Providing the Best Care Begins with Acknowledging the Background of Our Patients

By Seasons | July 13, 2021

care 3Understanding the unique beliefs, traditions, expectations, and desires of the patients and families we serve can make an impact on the care that we provide and the satisfaction that patients experience.

This often starts with understanding the background of those we serve. The Institute of Medicine’s report “Unequal Treatment” concluded that “racial and ethnic minority patients are found to receive a lower quality and intensity of healthcare and diagnostic services across a wide range of procedures and disease areas.” [1] This can subsequently affect that patient’s satisfaction with the care received.

As healthcare providers that are focused on the best quality outcomes for our patents, one of the ways that you can ensure improved patient satisfaction is when your patients utilize end-of-life planning and care. In fact, data shows that when eligible patients utilize hospice, ACOs, MCOs, and delegated risk providers can increase quality metrics and save money. There is an option for better outcomes for these patients, and it starts with taking a look at the demographics of who is utilizing end-of-life services.

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Looking At the Data – Who Receives Hospice Care?

According to National Hospice and Palliative Care Organization’s (NHPCO) 2020 report based on CMS data, nhpco statsutilization of hospice by race varies significantly. 82% of hospice care is utilized by Caucasians, a figure which does not align with the most recent US Census estimates of the makeup of the United States.

Minority groups are less likely to report having had a discussion around advance directives and end of life planning with their healthcare provider[2], which are often a key part of the decision for patients to consider hospice care. Studies have shown that while cause of death may be similar, both Black and Latinx patients are more likely to die in a hospital and not on hospice than white patients[3], often resulting in increased costs and stress for patients and families.

Discussing end-of-life care and decisions is a difficult topic for most people, but when combined with a history of inequality, misrepresentation, and cultural differences, it’s not hard to understand why these conversations might not be happening frequently.

Change Requires Educating Ourselves Before We Educate Others

Healthcare providers have a responsibility to ensure that patients and families can access the services that they are entitled to, and part of the solution is beginning to address the continuing causes of disparity. Before a trusted healthcare provider begins conversations around end-of-life care, it’s important to understand the key differences in how different populations view things like talking about death and healthcare in the late stages of disease and at end-of-life.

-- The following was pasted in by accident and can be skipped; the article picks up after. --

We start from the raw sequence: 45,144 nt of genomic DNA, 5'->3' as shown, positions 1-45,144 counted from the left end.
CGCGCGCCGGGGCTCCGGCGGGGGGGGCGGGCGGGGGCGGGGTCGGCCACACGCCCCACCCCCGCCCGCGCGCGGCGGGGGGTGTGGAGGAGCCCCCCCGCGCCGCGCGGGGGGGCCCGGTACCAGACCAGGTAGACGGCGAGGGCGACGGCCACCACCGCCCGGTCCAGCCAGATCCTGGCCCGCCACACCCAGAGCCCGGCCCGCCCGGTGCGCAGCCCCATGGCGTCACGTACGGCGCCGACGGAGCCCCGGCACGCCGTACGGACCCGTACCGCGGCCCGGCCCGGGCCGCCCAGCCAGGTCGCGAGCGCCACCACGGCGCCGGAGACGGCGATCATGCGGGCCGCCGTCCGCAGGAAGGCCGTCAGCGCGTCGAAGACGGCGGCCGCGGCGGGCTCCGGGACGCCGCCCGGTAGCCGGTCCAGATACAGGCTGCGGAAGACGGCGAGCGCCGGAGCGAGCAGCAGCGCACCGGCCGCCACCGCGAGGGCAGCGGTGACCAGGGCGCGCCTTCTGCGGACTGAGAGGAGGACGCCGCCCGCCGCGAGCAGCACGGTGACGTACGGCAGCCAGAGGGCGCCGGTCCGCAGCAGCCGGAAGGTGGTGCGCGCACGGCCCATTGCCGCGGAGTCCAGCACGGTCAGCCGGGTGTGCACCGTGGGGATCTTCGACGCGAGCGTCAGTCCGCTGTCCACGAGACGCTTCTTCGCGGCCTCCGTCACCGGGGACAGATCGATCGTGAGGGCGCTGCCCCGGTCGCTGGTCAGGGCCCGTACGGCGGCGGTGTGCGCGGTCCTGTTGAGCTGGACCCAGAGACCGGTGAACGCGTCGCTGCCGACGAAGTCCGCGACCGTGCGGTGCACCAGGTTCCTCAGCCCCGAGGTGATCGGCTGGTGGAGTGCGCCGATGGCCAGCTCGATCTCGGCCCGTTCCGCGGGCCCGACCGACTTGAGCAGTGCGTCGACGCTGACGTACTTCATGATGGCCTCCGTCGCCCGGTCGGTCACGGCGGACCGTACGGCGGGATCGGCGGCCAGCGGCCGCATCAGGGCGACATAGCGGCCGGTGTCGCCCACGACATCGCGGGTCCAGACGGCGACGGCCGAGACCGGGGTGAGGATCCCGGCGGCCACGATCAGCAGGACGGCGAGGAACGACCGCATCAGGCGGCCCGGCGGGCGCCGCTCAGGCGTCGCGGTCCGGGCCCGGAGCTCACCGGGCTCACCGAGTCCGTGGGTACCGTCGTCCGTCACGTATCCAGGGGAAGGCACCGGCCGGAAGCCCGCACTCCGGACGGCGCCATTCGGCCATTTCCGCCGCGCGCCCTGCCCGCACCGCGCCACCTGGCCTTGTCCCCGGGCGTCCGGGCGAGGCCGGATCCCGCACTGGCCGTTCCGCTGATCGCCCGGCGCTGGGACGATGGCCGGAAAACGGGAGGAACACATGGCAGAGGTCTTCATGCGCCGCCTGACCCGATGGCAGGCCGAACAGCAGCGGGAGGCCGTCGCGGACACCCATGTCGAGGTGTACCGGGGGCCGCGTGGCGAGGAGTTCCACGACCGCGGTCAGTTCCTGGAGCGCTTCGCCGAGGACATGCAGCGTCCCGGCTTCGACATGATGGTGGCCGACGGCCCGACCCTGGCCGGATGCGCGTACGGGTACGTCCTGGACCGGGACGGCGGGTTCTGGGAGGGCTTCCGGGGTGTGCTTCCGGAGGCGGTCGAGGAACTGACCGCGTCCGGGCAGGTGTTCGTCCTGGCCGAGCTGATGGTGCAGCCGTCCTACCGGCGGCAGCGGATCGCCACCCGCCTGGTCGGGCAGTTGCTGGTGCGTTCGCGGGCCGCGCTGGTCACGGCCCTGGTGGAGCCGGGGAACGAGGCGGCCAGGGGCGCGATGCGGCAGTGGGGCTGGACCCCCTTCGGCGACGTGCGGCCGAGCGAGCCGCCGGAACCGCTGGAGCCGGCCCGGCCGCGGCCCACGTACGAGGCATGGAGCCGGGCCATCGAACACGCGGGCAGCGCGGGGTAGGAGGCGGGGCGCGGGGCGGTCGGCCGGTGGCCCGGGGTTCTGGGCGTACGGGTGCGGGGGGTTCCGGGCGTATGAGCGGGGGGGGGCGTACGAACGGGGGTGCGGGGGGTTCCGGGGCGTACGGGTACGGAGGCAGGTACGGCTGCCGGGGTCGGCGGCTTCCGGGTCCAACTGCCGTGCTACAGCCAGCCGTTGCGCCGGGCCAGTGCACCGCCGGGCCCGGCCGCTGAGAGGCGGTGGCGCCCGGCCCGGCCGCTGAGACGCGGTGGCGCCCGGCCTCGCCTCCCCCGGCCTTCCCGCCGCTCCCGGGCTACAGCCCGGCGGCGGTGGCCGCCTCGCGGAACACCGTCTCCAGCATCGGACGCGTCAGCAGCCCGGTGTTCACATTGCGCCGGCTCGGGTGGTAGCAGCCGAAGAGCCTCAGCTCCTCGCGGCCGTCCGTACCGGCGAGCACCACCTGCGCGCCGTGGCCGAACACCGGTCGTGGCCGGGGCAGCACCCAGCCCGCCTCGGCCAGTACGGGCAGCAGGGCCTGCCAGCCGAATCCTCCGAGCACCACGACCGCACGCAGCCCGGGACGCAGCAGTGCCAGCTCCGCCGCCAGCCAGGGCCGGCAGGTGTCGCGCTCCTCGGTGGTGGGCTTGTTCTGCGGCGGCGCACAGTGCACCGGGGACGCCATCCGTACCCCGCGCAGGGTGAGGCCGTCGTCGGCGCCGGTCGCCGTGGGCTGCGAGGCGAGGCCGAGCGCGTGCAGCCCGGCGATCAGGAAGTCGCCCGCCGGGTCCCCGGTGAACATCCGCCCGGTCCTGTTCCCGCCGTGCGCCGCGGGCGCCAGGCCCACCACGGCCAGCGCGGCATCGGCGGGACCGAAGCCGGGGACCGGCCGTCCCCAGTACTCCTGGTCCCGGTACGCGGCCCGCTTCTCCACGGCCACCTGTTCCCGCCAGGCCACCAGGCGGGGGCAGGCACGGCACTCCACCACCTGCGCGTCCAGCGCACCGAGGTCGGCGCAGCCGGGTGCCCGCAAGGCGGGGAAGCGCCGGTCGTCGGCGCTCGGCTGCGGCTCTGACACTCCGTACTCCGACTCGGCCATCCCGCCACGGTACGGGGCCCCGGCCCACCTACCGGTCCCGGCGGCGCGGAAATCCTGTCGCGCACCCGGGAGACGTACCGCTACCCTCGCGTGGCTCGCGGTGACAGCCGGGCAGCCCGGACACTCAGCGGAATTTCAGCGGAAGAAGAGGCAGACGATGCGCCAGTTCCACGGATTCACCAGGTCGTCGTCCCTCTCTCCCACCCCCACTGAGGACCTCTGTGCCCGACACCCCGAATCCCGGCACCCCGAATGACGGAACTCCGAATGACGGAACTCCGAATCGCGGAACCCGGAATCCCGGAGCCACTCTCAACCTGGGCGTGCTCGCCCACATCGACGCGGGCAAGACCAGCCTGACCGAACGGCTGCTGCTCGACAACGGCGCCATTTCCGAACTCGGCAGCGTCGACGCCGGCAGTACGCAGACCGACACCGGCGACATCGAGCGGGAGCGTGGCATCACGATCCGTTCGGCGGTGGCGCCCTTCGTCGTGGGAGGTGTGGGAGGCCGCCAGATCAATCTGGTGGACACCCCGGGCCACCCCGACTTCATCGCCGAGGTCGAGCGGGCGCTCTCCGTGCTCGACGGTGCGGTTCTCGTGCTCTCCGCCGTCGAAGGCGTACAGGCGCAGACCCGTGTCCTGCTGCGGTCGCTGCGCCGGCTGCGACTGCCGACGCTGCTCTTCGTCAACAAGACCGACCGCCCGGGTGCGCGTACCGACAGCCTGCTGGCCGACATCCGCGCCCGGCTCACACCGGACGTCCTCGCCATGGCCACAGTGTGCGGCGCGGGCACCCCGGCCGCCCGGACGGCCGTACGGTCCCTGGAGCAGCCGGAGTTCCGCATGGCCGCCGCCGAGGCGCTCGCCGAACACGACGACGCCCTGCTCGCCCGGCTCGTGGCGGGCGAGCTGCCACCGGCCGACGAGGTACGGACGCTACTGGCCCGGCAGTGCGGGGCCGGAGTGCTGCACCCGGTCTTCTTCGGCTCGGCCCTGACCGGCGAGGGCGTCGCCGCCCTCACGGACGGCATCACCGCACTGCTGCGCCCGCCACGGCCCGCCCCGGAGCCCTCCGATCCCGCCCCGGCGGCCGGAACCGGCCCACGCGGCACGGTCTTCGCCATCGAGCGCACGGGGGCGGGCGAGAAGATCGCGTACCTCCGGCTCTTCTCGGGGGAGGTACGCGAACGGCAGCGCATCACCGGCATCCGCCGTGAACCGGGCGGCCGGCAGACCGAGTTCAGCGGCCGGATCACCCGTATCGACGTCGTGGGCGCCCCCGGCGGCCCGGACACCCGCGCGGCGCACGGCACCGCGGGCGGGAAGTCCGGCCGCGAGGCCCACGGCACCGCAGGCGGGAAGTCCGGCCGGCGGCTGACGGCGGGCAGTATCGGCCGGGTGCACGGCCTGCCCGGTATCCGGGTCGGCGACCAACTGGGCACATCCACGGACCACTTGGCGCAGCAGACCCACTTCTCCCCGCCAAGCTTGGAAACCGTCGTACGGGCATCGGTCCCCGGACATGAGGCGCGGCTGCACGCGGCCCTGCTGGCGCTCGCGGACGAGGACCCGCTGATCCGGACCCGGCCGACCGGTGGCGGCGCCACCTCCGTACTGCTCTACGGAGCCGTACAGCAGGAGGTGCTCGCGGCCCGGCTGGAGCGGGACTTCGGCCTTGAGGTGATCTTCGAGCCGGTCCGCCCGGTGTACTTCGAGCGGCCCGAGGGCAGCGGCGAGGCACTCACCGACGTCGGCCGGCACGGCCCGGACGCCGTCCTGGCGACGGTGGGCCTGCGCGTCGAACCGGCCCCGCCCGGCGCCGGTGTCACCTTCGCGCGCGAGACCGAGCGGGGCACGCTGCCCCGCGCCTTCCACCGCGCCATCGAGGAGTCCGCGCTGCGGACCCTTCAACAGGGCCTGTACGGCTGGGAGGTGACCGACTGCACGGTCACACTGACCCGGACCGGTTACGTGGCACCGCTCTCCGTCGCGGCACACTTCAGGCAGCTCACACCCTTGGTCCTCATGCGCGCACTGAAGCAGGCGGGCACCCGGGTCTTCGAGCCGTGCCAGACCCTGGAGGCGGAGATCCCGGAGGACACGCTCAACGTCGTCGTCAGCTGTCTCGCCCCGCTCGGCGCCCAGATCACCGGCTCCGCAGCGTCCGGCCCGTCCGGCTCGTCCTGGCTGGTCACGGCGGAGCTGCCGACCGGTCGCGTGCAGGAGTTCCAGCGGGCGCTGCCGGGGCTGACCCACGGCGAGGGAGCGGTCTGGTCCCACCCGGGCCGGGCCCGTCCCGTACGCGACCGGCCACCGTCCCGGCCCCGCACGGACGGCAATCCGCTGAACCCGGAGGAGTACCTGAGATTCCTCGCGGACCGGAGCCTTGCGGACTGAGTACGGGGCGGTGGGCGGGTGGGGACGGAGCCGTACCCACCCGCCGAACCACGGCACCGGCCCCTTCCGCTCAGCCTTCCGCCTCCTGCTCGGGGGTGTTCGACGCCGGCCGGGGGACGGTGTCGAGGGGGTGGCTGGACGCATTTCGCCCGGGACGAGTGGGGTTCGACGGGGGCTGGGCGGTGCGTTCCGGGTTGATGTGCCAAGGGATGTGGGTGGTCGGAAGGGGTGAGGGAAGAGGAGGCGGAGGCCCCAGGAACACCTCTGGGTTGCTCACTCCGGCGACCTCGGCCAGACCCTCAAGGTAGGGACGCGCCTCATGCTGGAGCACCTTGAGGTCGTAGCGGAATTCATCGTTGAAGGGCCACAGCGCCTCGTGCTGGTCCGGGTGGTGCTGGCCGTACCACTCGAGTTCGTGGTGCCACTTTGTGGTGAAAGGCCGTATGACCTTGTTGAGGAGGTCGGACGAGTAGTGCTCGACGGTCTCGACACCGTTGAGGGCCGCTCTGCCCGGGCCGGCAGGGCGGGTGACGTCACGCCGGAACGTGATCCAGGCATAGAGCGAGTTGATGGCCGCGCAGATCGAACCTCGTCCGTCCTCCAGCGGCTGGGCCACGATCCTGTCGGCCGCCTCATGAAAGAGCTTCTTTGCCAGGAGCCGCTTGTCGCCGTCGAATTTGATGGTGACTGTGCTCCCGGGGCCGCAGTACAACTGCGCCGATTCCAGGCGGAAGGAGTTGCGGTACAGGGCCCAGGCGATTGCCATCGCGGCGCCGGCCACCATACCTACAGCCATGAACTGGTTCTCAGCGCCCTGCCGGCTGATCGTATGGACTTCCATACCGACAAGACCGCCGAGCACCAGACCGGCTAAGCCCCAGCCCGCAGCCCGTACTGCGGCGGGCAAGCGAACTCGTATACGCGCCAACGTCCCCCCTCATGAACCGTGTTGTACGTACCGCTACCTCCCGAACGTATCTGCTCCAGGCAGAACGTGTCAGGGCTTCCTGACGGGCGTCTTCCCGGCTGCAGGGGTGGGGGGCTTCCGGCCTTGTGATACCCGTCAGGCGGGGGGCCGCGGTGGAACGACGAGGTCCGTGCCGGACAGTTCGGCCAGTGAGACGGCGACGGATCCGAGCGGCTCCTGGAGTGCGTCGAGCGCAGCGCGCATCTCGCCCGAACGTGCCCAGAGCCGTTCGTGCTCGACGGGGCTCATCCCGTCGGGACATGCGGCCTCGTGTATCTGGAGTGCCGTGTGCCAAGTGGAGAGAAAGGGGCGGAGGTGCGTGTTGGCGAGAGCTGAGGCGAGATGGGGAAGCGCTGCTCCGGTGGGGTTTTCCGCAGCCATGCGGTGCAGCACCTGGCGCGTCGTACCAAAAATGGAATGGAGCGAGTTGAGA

• Identify Who You’re Serving. In order to have the conversation, you need to know who you’re talking to. Start by educating yourself first about potential beliefs, experiences, and preferences of the local populations you provide care for most frequently.
  • Starting the Conversation. One of the largest barriers to access is miscommunication and misunderstanding. In some Asian and Latinx cultures, talking about death may be considered disrespectful or off limits.[4] In the Black community, some feel that talking about illness may hasten death.[5] This knowledge can help inform how you approach the conversation. While your patients may trust you, it’s possible that they are uncomfortable addressing certain subjects. How then can we as providers create an opportunity to have honest conversations about serious and illness and death that respect the wishes and boundaries of patient populations?
    • Ask Questions and Actively Listen to the Answers. Listening is one of the most important ways we can express cultural sensitivity. While there may be similarities that individuals of a certain population tend to share, each patient and family has their own unique background. Listening to their story, their beliefs, and their fears should inform the way that you approach healthcare conversations with them.
    • Don’t Rush the Conversation. Talking about end-of-life care is a weighty issue, especially for those who may not feel comfortable talking about death or who have mistrust in the healthcare system. Give your patients and families space and time, and don’t force immediate decisions. The earlier you can start the conversation, the better. Your hospice partner is there to help when you feel the time is right and the patient and family are open to end-of-life care; when you let your healthcare partners know about the background and values of your patients, they can step in with the knowledge to seamlessly continue the conversation.
  • Educating Your Staff. Providing patients with the care they deserve is a team effort. These resources and education materials are appropriate for any healthcare professional to utilize.

Patients and families should be provided with all of the information that can help them make the best decisions for them – and it should be conveyed in a way that recognizes the cultural values and history of the populations we serve.

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References:

[1] Unequal Treatment:Confronting Racial and Ethnic Disparities in Health Care

[2] Advance Directive Discussions: Lost in Translation or Lost Opportunities?

[3] Racial and Ethnic Differences in End-Of-Life Costs

[4] Challenges and cultural barriers faced by Asians and Latinos at the end of life

[5] Barriers to End-of-Life Care for African Americans From the Providers’ Perspective: Opportunity for Intervention Development 

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